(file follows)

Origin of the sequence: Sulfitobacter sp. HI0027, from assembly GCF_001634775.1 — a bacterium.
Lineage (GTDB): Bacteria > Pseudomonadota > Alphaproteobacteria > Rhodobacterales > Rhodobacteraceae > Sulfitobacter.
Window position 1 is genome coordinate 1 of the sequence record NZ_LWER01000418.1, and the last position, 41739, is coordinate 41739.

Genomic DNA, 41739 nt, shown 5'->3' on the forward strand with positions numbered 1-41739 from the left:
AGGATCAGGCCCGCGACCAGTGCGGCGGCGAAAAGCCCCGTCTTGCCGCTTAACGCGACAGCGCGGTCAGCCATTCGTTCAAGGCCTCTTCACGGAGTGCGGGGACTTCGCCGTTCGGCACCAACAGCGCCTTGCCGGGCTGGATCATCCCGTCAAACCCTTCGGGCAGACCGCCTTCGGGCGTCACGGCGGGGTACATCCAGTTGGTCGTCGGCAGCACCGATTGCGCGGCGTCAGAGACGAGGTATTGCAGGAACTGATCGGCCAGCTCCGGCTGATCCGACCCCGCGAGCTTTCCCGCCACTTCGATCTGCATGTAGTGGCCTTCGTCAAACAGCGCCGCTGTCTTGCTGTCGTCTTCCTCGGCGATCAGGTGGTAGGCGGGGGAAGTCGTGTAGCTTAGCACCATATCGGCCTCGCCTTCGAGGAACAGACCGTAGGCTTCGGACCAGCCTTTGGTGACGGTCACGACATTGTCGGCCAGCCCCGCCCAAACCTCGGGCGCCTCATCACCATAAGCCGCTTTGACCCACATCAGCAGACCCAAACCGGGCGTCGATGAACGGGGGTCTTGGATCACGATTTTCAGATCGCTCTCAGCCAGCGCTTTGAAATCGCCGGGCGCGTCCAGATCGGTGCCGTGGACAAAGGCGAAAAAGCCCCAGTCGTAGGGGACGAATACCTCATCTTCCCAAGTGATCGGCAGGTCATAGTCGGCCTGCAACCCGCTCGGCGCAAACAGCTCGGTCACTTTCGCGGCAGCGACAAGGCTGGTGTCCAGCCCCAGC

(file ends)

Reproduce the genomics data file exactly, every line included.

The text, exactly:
Origin of the sequence: Sulfitobacter sp. HI0027, from assembly GCF_001634775.1 — a bacterium.
Lineage (GTDB): Bacteria > Pseudomonadota > Alphaproteobacteria > Rhodobacterales > Rhodobacteraceae > Sulfitobacter.
Window position 1 is genome coordinate 1 of the sequence record NZ_LWER01000418.1, and the last position, 41739, is coordinate 41739.

Genomic DNA, 41739 nt, shown 5'->3' on the forward strand with positions numbered 1-41739 from the left:
AGGATCAGGCCCGCGACCAGTGCGGCGGCGAAAAGCCCCGTCTTGCCGCTTAACGCGACAGCGCGGTCAGCCATTCGTTCAAGGCCTCTTCACGGAGTGCGGGGACTTCGCCGTTCGGCACCAACAGCGCCTTGCCGGGCTGGATCATCCCGTCAAACCCTTCGGGCAGACCGCCTTCGGGCGTCACGGCGGGGTACATCCAGTTGGTCGTCGGCAGCACCGATTGCGCGGCGTCAGAGACGAGGTATTGCAGGAACTGATCGGCCAGCTCCGGCTGATCCGACCCCGCGAGCTTTCCCGCCACTTCGATCTGCATGTAGTGGCCTTCGTCAAACAGCGCCGCTGTCTTGCTGTCGTCTTCCTCGGCGATCAGGTGGTAGGCGGGGGAAGTCGTGTAGCTTAGCACCATATCGGCCTCGCCTTCGAGGAACAGACCGTAGGCTTCGGACCAGCCTTTGGTGACGGTCACGACATTGTCGGCCAGCCCCGCCCAAACCTCGGGCGCCTCATCACCATAAGCCGCTTTGACCCACATCAGCAGACCCAAACCGGGCGTCGATGAACGGGGGTCTTGGATCACGATTTTCAGATCGCTCTCAGCCAGCGCTTTGAAATCGCCGGGCGCGTCCAGATCGGTGCCGTGGACAAAGGCGAAAAAGCCCCAGTCGTAGGGGACGAATACCTCATCTTCCCAAGTGATCGGCAGGTCATAGTCGGCCTGCAACCCGCTCGGCGCAAACAGCTCGGTCACTTTCGCGGCAGCGACAAGGCTGGTGTCCAGCCCCAGC